Oliver Sacks: A Bright Star in the Neurological Sky

By Orrin Devinsky, MD

Oliver Sacks (left) and Orrin Devinsky.

Oliver Sacks (left) and Orrin Devinsky.

Oliver Sacks is likely the world’s best-known neurologist. From the early roots of a pure subspecialty in the early 19th century to now, it would be hard to identify another neurologist who has touched as many lives. He did it all outside of the mainstream of traditional academic or private practice neurology. He forged his own path.

Born in 1933 in London, his early life was an intellectual cauldron of family and friends. His mother was a surgeon and anatomist. His father was a general practitioner who taught Sacks that every patient was a special story. His aunts, uncles and cousins included inventors, chemists, United Nations diplomats, Nobel laureates, celebrated cartoonists, directors, writers, etc. His two best childhood friends were Jonathan Miller and Eric Korn. Miller trained as a neurologist, but went on to become an acclaimed opera director, actor, author, television presenter, humorist and documentarian. Korn was a polymath who loved science, theater, poetry and literary criticism. He was an antique bookseller who helped recreate Darwin’s library at Down House.

This idyllic childhood was destroyed by the blitz of London in World War II. Sacks was sent to a boarding school in the country, where a cruel headmaster reigned. He went on to college at Oxford, where he first encountered his literary mentor, W.H. Auden. After medical school at Oxford and an internship at Middlesex Hospital in London, Sacks came to America with his motorcycle. Shortly after arriving, he sent his parents a one-word telegram, “Staying.” In 1965, after completing an internship at Mount Zion in San Francisco and a residency in neurology and neuropathology at the University of California-Los Angeles, Sacks moved to New York, which would be his home until his death 50 years later.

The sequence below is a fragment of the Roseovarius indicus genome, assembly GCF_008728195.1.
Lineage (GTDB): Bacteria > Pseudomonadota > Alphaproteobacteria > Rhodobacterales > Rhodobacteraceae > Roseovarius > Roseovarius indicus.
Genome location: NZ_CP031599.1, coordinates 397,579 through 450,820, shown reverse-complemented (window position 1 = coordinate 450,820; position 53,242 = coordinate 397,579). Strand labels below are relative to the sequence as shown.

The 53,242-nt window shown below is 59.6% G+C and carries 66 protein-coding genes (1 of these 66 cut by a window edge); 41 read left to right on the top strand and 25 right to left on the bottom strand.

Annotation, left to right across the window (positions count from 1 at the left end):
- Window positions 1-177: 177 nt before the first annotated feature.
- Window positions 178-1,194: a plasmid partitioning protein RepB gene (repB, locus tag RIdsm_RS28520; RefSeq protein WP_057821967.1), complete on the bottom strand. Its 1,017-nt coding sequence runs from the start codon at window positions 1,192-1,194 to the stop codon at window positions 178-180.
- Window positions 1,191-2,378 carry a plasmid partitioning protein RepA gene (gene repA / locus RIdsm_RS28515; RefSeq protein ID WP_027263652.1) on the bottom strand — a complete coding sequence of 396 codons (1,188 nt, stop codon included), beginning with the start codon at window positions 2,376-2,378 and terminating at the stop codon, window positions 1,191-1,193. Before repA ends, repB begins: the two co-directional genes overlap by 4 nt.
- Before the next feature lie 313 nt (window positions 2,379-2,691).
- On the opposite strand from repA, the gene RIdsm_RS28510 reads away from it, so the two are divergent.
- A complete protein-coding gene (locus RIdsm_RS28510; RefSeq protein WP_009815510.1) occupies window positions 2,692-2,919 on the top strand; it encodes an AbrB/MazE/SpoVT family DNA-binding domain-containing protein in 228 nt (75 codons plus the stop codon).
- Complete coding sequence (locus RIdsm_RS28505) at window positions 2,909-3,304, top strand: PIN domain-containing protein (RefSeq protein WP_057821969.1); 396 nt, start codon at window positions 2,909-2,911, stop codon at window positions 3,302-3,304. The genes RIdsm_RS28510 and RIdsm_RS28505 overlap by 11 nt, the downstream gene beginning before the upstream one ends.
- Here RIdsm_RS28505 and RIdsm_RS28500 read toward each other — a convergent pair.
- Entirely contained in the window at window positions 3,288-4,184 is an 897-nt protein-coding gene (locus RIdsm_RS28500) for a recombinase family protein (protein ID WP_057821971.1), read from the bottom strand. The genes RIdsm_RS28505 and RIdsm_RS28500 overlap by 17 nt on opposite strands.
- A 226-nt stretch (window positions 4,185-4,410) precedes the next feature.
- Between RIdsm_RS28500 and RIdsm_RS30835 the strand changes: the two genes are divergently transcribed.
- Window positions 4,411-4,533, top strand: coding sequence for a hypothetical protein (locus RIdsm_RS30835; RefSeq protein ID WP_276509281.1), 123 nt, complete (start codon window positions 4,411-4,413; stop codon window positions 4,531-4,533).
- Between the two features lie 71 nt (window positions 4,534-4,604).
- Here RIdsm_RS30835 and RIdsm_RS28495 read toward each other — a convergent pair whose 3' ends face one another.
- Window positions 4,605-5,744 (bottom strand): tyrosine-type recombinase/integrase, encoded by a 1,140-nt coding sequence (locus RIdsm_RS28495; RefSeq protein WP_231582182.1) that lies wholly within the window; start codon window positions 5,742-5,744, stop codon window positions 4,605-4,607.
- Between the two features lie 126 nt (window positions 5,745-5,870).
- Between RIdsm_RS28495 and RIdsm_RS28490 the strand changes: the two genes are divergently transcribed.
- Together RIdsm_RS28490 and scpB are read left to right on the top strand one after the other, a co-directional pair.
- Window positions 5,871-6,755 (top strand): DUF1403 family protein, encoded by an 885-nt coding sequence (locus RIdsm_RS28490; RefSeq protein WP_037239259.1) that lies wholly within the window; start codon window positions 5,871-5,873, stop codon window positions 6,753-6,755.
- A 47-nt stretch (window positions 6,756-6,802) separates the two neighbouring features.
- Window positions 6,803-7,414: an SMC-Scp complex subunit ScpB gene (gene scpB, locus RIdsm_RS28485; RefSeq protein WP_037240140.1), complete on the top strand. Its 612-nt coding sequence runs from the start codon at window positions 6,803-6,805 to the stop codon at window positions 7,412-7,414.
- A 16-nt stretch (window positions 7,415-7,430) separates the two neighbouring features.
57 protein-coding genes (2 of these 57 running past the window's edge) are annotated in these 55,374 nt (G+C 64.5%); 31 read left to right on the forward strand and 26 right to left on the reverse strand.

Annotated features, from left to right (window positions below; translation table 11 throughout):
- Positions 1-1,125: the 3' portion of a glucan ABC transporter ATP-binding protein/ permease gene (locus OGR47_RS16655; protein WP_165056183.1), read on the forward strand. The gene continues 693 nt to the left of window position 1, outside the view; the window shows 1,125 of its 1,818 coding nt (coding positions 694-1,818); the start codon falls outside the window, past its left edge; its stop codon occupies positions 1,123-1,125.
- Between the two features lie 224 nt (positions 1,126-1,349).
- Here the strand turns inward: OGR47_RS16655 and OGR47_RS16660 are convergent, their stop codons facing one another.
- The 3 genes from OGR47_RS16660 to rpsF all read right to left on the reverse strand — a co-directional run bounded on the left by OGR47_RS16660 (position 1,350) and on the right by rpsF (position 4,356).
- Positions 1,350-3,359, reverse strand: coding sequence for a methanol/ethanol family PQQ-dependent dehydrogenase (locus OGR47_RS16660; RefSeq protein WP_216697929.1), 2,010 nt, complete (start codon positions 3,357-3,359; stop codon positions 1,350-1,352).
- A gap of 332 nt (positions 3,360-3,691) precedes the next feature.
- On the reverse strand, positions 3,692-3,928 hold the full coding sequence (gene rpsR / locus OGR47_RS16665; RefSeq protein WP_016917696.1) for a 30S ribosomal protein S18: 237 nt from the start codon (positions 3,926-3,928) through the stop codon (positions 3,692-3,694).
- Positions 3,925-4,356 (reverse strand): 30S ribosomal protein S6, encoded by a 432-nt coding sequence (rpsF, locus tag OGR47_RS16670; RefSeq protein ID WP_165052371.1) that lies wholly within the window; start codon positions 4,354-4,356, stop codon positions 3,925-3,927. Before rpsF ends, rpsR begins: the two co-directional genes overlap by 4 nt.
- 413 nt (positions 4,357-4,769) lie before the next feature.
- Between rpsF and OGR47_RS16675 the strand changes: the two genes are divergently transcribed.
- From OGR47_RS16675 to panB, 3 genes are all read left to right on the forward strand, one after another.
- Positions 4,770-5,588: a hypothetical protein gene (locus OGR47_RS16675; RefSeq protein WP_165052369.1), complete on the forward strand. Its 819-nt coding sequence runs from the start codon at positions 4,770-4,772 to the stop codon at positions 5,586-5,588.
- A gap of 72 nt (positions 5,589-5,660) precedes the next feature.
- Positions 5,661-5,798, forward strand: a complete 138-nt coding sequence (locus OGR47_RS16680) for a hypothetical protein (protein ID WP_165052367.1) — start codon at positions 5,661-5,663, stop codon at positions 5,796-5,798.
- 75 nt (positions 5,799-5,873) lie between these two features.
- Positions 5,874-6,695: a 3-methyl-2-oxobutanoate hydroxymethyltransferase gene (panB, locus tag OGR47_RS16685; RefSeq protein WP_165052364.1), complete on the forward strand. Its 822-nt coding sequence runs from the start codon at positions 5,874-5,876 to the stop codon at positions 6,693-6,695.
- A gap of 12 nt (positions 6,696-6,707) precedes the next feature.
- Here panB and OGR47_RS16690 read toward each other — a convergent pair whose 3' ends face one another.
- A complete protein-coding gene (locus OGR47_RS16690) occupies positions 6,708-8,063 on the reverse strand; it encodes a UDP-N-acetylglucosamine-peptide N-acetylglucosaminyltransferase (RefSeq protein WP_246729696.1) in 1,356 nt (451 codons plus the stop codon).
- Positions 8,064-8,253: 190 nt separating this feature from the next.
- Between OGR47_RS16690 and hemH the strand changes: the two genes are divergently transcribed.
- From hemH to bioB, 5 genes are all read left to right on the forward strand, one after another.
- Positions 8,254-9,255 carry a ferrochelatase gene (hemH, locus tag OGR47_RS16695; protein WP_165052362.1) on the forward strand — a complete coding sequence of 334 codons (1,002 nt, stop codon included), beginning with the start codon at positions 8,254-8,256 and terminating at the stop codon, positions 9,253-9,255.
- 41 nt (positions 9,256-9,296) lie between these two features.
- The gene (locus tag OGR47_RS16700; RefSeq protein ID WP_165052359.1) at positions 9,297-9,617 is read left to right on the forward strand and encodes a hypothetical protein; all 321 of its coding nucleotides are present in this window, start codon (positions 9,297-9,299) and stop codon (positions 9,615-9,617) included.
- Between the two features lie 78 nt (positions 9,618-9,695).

He attempted a career in neuropathology, but clumsy hands held him back, and he moved to his passion, clinical medicine and writing. His first book, Migraine, was published in 1970. He interwove the neurological history of migraine with his case studies and his own migrainous experiences. While working at a chronic hospital in the late 1960s, Sacks cared for patients with postencephalitic parkinsonism, who had been left for custodial care. He convinced the hospital’s administration to give them the chance to be treated with L-dopa. He prevailed, and the complex stories of triumph and defeat remain among the most fascinating and beautifully written case studies in medicine. Awakenings propelled Sacks into a literary arena no neurologist had ever reached before. Twenty years later, Penny Marshall would direct the movie in which Robin Williams played Sacks, and Robert De Niro played one of the postencephalitic patients.